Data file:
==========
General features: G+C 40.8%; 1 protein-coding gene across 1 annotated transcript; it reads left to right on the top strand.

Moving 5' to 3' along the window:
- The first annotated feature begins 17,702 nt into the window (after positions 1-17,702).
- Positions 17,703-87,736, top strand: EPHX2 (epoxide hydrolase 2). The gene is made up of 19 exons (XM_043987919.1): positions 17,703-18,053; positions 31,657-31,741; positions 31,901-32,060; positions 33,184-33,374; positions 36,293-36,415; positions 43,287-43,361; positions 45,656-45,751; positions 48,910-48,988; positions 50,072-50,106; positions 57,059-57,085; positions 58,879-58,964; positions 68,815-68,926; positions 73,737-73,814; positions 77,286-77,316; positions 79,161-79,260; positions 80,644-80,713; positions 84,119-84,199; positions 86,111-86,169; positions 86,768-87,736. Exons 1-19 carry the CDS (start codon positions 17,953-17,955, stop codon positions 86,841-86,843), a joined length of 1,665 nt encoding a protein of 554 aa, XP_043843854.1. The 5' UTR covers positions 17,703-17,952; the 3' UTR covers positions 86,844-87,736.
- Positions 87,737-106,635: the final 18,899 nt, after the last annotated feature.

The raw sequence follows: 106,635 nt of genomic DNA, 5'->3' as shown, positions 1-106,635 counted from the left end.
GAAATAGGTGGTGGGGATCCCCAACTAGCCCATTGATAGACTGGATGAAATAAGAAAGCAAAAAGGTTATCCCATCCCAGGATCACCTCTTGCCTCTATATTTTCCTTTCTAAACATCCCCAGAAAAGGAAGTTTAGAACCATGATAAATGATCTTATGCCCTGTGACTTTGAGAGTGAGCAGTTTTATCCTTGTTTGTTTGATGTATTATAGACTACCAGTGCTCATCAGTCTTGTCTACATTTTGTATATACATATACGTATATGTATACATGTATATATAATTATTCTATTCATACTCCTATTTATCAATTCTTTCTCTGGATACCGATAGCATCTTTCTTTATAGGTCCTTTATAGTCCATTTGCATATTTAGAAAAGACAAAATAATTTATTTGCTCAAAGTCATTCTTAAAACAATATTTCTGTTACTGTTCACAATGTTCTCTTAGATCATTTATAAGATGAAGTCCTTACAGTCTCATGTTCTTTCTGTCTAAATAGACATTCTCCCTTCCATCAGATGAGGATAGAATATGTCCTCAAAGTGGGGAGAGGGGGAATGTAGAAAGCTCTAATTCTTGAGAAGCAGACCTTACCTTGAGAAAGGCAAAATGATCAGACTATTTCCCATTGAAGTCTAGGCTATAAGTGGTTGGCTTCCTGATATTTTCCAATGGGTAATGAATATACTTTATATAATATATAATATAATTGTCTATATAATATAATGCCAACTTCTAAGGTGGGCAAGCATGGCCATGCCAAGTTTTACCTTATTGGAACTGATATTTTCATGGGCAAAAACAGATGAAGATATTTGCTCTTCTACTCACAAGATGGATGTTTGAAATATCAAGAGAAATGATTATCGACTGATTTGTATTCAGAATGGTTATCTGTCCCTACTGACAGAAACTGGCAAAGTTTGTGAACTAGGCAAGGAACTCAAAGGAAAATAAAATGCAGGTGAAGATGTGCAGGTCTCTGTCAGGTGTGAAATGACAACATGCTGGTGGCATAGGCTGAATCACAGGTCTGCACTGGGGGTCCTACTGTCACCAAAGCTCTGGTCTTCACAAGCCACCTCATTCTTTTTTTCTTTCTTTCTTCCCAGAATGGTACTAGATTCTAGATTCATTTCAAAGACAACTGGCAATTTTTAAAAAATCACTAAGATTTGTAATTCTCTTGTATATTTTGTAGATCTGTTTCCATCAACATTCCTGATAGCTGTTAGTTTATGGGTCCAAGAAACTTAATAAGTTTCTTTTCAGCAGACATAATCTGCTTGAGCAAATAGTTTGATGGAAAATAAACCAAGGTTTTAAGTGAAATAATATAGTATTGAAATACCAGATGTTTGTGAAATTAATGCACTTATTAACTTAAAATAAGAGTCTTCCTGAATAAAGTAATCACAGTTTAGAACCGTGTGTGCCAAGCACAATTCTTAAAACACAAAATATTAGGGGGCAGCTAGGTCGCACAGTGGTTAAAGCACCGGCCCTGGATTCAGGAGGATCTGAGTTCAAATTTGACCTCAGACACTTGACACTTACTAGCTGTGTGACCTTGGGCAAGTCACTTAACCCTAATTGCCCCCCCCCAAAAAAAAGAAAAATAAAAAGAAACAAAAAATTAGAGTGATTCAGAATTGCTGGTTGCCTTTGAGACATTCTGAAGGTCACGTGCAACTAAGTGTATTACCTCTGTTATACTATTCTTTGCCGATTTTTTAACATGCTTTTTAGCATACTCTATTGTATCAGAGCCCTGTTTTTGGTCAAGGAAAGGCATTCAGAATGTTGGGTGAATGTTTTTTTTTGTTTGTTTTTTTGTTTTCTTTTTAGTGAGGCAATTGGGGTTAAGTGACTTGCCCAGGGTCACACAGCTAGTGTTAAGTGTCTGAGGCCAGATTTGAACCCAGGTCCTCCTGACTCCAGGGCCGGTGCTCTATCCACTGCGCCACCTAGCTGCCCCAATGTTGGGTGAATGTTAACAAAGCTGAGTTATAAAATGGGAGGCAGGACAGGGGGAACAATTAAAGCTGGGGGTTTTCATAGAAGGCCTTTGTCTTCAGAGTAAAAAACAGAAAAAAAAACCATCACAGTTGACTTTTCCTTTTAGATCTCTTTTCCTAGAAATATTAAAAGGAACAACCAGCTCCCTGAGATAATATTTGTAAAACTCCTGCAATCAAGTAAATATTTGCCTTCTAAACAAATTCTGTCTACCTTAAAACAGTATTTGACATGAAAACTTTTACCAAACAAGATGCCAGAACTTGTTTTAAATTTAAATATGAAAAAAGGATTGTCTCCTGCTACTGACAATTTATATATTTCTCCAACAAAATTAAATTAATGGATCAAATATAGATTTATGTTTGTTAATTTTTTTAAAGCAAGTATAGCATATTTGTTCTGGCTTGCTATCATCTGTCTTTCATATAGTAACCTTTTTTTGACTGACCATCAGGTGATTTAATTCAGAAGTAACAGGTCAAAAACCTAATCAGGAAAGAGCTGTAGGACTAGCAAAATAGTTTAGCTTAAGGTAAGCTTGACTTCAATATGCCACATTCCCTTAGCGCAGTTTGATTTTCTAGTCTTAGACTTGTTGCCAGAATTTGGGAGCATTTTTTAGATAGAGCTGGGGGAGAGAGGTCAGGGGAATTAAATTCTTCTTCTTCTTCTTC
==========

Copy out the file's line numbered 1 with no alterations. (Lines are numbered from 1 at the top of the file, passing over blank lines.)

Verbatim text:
General features: G+C 40.8%; 1 protein-coding gene across 1 annotated transcript; it reads left to right on the top strand.